Episode Four (9/30) “Going Home” (1920-1933)
Road trip! When auto routes surpassed rail as the main travel access to the parks, visitation exploded. In the summer of 1921, Margaret and Edward Gehrke, of Lincoln, Nebraska, (and their Airedale terrier, Barney) drove across the country “collecting” national parks. They covered more than 7,000 miles, visiting 12 parks–including Rocky Mountain, Rainier, Yellowstone, and Glacier.
Trek the 12.8 miles to Rocky Mountain National Park‘s Crystal Lake from Lawn Lake trailhead, off Old Fall River Road (the first road to cross the northern Colorado Rockies), to experience “the freedom, the joy, the ecstasy” of these mountains as the Gehrkes did. backpacker.com/hikes/6953
Episode Five (10/1) “Great Nature” (1933-1945)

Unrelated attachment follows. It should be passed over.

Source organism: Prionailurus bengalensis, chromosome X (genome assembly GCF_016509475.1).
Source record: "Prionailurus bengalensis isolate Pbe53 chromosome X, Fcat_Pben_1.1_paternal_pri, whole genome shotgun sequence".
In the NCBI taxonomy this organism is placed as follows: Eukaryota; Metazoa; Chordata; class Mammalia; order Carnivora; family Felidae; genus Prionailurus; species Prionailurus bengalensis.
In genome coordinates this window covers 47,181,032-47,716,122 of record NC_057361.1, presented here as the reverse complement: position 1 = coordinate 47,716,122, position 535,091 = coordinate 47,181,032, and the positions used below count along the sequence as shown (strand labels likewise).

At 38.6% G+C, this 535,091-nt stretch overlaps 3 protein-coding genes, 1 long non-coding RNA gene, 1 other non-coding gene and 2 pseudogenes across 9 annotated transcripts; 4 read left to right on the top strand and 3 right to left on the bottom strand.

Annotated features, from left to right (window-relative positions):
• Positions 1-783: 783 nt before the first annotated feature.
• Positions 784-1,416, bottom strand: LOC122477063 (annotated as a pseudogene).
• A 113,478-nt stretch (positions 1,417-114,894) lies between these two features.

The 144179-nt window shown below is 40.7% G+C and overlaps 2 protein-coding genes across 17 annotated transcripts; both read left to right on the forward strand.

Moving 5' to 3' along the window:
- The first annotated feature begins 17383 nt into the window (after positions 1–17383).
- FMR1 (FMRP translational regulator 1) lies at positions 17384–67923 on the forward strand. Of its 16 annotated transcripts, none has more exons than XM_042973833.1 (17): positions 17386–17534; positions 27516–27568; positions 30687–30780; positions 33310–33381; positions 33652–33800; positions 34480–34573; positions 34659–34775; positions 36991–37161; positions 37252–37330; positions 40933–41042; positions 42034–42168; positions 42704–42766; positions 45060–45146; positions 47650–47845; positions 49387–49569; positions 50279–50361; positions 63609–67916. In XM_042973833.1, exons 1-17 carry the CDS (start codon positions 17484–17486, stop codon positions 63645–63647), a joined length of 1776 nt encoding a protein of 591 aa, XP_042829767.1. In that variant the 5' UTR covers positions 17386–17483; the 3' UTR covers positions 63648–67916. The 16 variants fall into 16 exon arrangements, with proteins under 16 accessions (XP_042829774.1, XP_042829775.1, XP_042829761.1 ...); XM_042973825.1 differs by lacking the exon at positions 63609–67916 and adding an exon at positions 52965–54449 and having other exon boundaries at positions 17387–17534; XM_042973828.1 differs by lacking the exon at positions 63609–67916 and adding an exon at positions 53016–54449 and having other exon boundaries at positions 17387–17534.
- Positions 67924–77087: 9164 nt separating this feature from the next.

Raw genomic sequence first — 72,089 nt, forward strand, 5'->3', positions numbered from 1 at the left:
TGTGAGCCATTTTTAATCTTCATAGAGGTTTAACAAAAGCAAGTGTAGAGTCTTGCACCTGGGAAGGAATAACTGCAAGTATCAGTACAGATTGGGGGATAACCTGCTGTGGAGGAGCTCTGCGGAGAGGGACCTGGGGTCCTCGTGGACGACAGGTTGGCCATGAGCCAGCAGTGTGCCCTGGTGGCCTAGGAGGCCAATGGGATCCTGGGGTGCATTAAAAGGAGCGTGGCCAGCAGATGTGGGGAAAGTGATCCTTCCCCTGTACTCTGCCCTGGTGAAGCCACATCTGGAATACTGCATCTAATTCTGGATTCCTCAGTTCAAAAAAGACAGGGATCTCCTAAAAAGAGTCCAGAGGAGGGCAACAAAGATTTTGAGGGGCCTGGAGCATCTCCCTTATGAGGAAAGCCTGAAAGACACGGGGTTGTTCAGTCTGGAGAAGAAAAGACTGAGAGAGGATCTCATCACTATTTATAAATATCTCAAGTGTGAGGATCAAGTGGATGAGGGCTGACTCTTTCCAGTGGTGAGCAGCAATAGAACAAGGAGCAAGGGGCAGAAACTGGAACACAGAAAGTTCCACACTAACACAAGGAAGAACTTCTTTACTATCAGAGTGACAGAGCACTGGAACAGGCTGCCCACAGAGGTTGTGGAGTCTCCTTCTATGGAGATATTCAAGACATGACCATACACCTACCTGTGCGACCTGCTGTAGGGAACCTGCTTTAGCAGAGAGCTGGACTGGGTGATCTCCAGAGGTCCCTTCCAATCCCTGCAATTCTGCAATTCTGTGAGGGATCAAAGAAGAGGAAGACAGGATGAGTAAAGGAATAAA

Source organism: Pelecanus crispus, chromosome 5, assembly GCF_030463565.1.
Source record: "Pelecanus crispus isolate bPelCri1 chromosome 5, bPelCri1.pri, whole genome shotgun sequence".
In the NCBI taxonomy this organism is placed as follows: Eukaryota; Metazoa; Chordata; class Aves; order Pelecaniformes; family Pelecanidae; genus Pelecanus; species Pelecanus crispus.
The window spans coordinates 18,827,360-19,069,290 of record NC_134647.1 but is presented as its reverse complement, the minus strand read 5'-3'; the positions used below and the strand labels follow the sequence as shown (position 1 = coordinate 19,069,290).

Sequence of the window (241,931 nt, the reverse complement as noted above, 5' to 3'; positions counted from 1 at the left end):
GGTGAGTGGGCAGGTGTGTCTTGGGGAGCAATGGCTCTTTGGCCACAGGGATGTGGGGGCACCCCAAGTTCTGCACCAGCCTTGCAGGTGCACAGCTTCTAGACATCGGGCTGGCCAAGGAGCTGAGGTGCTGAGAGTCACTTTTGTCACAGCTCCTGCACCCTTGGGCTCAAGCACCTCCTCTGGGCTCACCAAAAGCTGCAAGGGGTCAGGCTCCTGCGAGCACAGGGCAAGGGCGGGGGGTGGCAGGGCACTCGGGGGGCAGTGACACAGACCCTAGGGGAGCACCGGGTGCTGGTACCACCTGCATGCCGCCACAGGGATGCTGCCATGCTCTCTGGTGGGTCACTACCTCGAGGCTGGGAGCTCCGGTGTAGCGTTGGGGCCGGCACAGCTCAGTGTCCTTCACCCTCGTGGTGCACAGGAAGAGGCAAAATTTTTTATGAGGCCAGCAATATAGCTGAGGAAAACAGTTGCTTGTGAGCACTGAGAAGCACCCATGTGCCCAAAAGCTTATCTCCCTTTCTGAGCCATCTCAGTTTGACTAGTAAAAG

When NPS scout Frederick Law Olmsted, Jr. first visited the Everglades, he proclaimed the scenery “confused and monotonous.” Then he witnessed wave upon wave of ibis and herons roosting for the night, which thrilled him like nothing before. Olmsted’s superiors surveyed the area from the Goodyear blimp and won Congressional approval for park status, making it the first created specifically to preserve animals and plants.
Drift through mangrove tunnels and see manatee on this 18-mile course from Anglers Park to campsites on North Nest Key. backpacker.com/hikes/53737
Episode Six (10/2) “The Morning of Creation” (1946-1980)
Predator eradication programs wiped out wolf populations in the parks–except at Denali, where wildlife biologist Adolph Murie hiked 1,700 miles (in one season), gathering data and observing wolves for up to 33 hours at a stretch. As Murie restricted wolf killings, the sheep population grew, proving his theory that wolves strengthen herds by culling weak members, and convincing the NPS to protect the predatory species for the first time.
Hike It Trek through one of the wolves’ last outposts on this four-mile hike along Denali’s Savage River. backpacker.com/hikes/12334